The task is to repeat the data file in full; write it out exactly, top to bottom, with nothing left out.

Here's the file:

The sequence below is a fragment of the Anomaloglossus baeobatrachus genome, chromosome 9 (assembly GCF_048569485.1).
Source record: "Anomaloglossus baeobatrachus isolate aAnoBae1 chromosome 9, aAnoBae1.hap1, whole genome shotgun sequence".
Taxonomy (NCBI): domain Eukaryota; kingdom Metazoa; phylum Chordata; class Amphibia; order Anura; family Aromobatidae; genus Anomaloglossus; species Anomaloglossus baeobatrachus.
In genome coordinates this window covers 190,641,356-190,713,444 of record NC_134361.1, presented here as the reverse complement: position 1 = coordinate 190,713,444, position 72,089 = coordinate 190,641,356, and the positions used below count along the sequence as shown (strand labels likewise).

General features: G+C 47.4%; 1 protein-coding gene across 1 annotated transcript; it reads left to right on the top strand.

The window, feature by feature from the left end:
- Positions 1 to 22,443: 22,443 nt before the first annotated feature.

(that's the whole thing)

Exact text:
The sequence below is a fragment of the Anomaloglossus baeobatrachus genome, chromosome 9 (assembly GCF_048569485.1).
Source record: "Anomaloglossus baeobatrachus isolate aAnoBae1 chromosome 9, aAnoBae1.hap1, whole genome shotgun sequence".
Taxonomy (NCBI): domain Eukaryota; kingdom Metazoa; phylum Chordata; class Amphibia; order Anura; family Aromobatidae; genus Anomaloglossus; species Anomaloglossus baeobatrachus.
In genome coordinates this window covers 190,641,356-190,713,444 of record NC_134361.1, presented here as the reverse complement: position 1 = coordinate 190,713,444, position 72,089 = coordinate 190,641,356, and the positions used below count along the sequence as shown (strand labels likewise).

General features: G+C 47.4%; 1 protein-coding gene across 1 annotated transcript; it reads left to right on the top strand.

The window, feature by feature from the left end:
- Positions 1 to 22,443: 22,443 nt before the first annotated feature.